Regulation

RTCA President Margaret Jenny to Retire

By Woodrow Bellamy III | June 11, 2018

RTCA President Margaret Jenny. Photo courtesy of RTCA

Margaret Jenny, president of the Radio Technical Commission for Aeronautics (RTCA), will retire at the end of her current five-year contract. Jenny has informed RTCA’s board of directors that she will step down from her post in August.

Jenny has served as president of RTCA since 2008. During her tenure, she helped RTCA form the NextGen Advisory Committee, which became a platform where experts from the aviation industry could collaborate with civil aviation regulators to deploy the system of systems that is the next generation of air transportation system for the U.S., better known as NextGen.

“It has been an honor and a privilege to lead this organization for the past 10 years, and I am proud of what our team and the hundreds of participants on our committees have accomplished,” said Jenny, in a statement on RTCA’s website.

RTCA’s membership includes 23 special committees that hold 2,500 committee meetings annually and features more than 10,000 industry experts spanning 35 different countries.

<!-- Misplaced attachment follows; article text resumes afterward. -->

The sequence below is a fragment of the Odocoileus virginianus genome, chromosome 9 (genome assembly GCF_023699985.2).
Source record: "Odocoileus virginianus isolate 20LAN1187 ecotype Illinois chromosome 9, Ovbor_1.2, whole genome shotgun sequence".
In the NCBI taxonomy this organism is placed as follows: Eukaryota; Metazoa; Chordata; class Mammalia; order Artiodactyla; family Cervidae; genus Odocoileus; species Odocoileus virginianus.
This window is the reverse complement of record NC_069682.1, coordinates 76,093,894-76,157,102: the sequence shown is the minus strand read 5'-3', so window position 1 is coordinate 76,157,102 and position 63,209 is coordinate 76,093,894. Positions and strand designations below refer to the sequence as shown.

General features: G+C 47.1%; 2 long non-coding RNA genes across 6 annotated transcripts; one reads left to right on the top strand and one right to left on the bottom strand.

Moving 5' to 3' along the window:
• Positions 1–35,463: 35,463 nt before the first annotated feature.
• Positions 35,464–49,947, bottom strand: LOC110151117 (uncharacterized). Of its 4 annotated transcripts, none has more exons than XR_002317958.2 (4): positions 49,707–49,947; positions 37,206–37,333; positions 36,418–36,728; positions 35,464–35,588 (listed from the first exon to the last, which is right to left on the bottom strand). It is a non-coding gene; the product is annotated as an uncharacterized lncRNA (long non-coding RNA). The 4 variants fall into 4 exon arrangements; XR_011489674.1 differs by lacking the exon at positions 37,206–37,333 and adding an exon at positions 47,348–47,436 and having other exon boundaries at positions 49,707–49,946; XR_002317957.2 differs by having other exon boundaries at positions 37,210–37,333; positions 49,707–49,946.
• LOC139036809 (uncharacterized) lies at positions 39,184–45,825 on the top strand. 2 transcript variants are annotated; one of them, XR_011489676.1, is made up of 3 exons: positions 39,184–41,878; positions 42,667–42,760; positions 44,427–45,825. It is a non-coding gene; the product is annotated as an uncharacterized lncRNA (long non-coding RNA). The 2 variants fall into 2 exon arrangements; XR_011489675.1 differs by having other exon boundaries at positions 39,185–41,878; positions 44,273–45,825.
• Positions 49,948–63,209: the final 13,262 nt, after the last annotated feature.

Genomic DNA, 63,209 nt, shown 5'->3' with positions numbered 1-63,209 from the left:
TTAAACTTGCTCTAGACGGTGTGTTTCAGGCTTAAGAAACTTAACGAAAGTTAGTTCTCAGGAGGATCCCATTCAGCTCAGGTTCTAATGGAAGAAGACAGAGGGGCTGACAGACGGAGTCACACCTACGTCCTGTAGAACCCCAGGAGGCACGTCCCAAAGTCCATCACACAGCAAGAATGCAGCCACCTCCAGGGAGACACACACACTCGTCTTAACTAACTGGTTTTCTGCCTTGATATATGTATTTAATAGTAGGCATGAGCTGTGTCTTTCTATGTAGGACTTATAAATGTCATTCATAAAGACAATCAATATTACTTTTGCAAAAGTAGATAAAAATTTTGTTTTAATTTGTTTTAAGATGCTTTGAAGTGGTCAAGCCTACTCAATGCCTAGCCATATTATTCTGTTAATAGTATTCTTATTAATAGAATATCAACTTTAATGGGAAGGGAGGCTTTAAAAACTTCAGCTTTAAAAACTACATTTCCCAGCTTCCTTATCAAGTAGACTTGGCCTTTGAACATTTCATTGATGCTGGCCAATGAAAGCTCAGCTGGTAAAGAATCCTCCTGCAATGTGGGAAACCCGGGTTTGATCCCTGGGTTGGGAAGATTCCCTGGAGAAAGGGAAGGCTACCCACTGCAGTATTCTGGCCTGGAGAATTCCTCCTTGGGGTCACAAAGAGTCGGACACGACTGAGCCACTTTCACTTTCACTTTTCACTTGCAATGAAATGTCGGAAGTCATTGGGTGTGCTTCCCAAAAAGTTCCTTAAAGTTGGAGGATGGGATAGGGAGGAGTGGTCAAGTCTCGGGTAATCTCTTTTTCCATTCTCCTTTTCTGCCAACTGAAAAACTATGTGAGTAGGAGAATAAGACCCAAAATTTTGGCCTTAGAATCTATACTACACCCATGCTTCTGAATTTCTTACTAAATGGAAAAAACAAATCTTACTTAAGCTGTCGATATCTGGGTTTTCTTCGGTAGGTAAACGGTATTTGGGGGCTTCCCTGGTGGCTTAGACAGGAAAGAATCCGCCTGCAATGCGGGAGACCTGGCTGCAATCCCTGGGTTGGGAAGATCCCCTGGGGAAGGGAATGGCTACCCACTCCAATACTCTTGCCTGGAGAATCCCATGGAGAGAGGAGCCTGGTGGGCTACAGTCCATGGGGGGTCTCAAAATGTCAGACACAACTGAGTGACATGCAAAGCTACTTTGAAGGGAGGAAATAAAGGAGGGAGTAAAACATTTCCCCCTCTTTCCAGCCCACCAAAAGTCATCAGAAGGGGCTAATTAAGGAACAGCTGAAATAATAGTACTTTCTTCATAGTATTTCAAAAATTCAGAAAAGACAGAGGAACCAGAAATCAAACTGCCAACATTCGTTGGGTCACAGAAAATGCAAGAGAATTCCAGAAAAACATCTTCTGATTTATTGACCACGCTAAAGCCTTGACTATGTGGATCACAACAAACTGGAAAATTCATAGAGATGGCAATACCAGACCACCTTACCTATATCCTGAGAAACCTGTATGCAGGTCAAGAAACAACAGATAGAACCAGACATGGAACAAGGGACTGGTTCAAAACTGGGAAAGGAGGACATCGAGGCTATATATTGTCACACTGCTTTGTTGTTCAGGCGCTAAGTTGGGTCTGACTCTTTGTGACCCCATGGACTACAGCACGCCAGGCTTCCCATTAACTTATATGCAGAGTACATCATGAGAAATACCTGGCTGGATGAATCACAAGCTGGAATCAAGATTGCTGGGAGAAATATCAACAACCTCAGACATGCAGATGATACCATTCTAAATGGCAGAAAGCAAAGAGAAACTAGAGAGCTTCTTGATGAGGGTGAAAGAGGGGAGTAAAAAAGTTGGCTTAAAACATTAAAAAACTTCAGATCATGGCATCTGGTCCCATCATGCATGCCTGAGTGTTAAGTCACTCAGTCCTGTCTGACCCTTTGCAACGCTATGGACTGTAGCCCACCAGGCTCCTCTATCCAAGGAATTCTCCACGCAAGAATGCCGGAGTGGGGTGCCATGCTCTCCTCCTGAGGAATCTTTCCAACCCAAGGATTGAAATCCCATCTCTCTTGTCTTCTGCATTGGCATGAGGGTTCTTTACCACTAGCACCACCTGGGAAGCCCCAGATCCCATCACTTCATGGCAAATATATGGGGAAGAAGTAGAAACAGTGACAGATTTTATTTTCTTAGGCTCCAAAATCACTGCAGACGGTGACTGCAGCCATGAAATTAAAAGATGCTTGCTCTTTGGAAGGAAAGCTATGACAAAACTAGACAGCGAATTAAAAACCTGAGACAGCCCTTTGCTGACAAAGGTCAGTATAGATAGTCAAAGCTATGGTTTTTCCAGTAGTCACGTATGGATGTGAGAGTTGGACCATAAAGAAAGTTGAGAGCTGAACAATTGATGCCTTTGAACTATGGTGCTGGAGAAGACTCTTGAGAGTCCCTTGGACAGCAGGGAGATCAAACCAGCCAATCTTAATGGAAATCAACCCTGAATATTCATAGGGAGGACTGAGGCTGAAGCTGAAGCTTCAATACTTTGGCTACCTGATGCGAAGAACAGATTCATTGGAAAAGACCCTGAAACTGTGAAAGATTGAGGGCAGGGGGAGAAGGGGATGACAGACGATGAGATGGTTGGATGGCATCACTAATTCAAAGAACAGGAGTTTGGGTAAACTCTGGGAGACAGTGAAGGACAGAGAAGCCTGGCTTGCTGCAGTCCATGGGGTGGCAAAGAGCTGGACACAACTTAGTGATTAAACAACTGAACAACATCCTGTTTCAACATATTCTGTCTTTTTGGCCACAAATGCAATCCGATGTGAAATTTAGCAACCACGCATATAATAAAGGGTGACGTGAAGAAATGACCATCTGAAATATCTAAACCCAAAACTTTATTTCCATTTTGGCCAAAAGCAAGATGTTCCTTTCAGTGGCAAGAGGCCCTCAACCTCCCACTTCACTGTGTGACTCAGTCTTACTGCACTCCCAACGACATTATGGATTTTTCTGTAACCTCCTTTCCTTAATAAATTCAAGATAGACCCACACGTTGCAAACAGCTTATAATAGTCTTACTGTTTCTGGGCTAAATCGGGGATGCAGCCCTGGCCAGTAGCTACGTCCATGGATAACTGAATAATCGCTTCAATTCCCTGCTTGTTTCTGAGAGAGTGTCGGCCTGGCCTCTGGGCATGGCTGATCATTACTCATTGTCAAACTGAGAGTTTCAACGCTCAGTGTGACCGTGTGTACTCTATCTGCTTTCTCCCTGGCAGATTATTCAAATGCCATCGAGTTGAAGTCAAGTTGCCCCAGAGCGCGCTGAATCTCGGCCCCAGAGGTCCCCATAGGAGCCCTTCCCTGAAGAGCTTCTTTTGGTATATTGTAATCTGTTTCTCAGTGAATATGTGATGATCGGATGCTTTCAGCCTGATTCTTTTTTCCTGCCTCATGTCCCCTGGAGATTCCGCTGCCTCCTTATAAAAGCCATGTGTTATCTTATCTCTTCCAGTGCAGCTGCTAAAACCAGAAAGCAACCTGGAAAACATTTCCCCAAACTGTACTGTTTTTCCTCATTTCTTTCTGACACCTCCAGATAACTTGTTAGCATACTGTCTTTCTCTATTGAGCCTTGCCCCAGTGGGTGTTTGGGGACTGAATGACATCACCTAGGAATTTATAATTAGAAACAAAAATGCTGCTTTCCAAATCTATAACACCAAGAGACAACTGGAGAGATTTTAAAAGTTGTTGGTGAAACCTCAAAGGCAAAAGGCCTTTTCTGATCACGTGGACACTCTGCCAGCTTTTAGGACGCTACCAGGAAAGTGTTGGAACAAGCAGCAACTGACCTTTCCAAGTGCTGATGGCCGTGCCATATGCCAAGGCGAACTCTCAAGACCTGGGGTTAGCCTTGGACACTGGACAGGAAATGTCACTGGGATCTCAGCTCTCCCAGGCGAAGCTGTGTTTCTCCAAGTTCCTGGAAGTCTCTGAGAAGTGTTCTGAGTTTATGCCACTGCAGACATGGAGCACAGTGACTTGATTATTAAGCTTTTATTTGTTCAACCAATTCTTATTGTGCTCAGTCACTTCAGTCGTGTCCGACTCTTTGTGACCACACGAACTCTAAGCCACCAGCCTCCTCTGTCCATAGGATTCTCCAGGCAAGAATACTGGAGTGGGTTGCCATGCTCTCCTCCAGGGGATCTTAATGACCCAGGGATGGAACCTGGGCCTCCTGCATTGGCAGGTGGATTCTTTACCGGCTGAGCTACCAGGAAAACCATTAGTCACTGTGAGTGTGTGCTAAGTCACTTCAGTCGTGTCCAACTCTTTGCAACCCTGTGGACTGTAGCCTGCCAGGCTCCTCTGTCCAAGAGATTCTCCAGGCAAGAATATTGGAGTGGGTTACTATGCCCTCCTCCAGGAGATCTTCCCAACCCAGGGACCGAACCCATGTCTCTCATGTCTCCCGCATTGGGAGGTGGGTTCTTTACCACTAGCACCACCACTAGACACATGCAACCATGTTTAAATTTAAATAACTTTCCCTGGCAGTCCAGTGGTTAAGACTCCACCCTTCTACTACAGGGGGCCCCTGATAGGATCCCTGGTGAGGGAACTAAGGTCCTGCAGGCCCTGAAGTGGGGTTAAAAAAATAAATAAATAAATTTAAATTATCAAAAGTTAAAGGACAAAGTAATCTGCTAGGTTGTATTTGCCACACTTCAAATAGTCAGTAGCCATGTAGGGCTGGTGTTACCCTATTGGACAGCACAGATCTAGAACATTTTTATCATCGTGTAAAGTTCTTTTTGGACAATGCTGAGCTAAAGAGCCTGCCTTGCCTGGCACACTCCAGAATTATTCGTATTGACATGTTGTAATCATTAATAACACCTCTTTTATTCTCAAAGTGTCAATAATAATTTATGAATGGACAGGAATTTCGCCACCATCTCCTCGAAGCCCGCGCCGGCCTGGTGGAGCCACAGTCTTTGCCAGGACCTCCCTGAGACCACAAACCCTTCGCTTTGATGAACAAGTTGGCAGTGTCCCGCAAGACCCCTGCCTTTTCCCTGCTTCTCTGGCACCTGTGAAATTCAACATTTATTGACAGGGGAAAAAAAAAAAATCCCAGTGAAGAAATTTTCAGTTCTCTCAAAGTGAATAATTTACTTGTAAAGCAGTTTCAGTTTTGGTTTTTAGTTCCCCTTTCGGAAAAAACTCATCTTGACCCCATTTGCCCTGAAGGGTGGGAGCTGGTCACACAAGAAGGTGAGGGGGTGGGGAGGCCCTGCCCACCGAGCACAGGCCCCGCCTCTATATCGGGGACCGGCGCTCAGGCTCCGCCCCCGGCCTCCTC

Jenny’s retirement from RTCA comes as the umbrella agreement under which RTCA has operated as a federal advisory agency to the FAA expired at the end of May. RTCA said it would launch as the RTCA Standards Development Organization (SDO) in an announcement posted to its website May 18. The organization will continue to produce performance-base standards independently.

Upon learning of her retirement from RTCA, NBAA President and CEO Ed Bolen described Jenny as leading a “pioneering effort to establish the organization’s legendary Task Force 5, which laid the groundwork for the NextGen Advisory Committee.”

“Simply put, Margaret’s work at RTCA has not only set the foundation for the development and implementation of ‘NextGen,’ but helped turn what was once a massive, complex and largely unworkable idea into consensus plan that is clear, measurable and yielding real benefits to both the aviation community and the general public,” said Bolen.

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